More Divorce Topics
Child Support Modifications
A child support order is subject to modification provided a party can show a material change in circumstances that warrant it. Under Georgia law, a family court judge can amend the order to increase, decrease, or end child support.
Informal Agreements concerning child support are not legally binding. Even if your spouse verbally agrees to lower child support payments, for any reason, the court will not recognize that verbal agreement. Only a formal modification can lower or end payments and protect you from contempt actions.
Causes for Lowering Child Support
The most common reason for a child support modification is to lower payments, typically from a significant negative change in income. If this is the case, you will need to prove that your income is substantially lower, the reason for the change was not voluntary, and the change appears to be of a permanent nature (i.e., not just a seasonal issue).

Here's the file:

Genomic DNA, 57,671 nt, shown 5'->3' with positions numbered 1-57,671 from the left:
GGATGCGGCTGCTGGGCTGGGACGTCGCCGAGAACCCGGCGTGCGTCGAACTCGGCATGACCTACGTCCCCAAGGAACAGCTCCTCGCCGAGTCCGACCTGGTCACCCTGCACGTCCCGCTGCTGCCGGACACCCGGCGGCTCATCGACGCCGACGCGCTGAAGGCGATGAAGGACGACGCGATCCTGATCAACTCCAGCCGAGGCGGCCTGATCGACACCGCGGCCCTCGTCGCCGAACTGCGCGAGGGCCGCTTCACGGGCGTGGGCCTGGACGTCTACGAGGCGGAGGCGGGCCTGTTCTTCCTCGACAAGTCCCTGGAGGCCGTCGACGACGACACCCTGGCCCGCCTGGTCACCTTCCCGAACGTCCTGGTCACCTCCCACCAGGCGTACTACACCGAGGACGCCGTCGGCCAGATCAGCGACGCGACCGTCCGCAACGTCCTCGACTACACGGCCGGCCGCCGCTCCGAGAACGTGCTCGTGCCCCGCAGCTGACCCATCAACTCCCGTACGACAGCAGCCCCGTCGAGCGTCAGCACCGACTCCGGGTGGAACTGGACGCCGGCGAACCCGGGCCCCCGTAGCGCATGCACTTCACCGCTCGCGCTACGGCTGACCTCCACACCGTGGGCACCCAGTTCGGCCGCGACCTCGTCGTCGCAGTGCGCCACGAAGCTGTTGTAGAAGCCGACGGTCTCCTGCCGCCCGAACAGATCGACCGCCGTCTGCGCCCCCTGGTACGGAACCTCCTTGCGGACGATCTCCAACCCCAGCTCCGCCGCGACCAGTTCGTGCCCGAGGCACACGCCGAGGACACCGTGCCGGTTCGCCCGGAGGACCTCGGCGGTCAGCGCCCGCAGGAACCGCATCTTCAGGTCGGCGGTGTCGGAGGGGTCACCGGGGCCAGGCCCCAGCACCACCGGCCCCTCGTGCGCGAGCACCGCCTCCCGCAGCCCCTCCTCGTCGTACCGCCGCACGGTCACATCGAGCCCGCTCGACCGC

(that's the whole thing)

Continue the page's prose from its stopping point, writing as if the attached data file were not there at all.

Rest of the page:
Ending Child Support
Regardless of what you read online about when child support obligations end, a child support order does not officially end just because child turns 18 years of age and graduates high school. If you believe your obligation to pay child support has ended you should protect yourself legally by filing a support modification to end court ordered child support.
Payments in Addition to Child Support
Even if you file a motion to end child support you may still be responsible for paying all or part of other expenses for your child(ren). You may still obligated to pay college expenses, help with medical or insurance costs, and more. Consulting a family law attorney is your best option to avoid potential costly legal problems.